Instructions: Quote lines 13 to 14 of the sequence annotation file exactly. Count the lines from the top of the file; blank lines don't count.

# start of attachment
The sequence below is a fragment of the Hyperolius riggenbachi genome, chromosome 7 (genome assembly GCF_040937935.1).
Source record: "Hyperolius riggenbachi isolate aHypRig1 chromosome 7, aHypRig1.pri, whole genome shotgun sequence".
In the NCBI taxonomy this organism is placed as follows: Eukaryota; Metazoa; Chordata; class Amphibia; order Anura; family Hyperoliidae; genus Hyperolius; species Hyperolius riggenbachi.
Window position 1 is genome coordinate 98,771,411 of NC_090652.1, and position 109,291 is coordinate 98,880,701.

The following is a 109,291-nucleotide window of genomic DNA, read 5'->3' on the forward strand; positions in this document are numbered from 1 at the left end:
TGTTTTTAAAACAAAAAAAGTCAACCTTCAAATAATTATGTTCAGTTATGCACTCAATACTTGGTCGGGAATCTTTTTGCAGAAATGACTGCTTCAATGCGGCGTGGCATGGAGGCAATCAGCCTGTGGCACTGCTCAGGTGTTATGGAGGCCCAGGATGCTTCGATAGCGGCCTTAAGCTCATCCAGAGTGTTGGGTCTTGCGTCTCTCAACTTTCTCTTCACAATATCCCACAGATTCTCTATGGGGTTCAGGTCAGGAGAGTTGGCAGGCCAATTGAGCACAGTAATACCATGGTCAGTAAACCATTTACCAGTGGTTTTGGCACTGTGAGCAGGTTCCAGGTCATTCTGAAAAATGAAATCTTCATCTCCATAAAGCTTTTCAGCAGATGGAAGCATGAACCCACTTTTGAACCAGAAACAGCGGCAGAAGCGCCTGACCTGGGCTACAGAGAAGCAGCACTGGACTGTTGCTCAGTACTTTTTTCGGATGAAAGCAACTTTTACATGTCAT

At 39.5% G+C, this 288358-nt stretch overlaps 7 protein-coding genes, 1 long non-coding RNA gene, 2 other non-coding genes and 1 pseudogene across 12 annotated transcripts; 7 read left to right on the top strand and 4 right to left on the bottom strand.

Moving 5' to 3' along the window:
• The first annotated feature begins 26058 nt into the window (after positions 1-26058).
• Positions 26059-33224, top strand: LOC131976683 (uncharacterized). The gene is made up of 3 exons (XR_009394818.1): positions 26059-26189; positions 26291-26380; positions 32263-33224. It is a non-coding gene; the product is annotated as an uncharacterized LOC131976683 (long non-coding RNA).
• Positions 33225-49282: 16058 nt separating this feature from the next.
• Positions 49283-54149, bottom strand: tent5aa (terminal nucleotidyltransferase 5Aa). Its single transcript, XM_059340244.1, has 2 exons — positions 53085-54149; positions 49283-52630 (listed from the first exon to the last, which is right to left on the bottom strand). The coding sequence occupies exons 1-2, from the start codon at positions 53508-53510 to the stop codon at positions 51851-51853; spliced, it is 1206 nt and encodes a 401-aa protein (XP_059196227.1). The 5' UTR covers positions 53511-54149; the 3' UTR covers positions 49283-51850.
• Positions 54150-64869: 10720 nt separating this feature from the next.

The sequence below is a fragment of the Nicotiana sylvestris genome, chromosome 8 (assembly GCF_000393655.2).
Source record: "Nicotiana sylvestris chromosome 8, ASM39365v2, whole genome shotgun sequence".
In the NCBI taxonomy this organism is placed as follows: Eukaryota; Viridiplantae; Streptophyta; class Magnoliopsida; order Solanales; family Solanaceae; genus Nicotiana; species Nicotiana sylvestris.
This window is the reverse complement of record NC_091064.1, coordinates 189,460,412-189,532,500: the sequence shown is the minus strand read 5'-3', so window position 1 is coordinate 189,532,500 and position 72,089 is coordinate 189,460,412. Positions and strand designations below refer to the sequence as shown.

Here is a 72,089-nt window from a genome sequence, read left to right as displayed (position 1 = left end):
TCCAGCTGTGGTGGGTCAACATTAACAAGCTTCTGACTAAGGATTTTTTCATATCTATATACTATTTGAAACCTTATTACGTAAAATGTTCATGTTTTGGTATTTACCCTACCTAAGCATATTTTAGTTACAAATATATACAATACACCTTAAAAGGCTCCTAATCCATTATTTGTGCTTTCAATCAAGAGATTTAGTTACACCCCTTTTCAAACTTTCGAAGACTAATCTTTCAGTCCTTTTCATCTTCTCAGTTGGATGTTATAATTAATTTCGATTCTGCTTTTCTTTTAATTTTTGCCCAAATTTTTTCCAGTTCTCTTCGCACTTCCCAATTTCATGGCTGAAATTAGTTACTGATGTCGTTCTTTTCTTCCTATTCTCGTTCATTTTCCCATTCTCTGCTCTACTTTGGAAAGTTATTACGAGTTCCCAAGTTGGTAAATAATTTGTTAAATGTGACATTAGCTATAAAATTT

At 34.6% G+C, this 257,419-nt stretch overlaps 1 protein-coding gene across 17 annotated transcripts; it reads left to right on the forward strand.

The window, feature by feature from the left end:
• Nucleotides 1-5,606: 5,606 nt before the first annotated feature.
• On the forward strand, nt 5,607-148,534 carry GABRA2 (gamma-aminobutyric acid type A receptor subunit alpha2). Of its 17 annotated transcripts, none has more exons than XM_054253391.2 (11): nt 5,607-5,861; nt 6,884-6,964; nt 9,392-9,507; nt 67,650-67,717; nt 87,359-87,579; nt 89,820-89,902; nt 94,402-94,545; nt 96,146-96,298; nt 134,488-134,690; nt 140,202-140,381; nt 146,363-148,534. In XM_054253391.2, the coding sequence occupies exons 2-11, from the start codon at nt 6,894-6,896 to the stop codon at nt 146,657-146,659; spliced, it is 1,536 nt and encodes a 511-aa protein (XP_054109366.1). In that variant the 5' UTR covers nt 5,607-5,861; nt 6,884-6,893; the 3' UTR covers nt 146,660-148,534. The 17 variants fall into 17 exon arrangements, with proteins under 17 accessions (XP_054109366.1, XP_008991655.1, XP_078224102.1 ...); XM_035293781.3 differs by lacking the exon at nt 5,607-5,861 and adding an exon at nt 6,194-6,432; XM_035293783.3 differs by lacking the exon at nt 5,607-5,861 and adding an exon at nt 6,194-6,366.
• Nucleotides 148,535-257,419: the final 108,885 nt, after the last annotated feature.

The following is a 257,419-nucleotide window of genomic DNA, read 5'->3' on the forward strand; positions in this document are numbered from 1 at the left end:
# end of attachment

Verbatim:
• Positions 54150-64869: 10720 nt separating this feature from the next.

The sequence below is a fragment of the Nicotiana sylvestris genome, chromosome 8 (assembly GCF_000393655.2).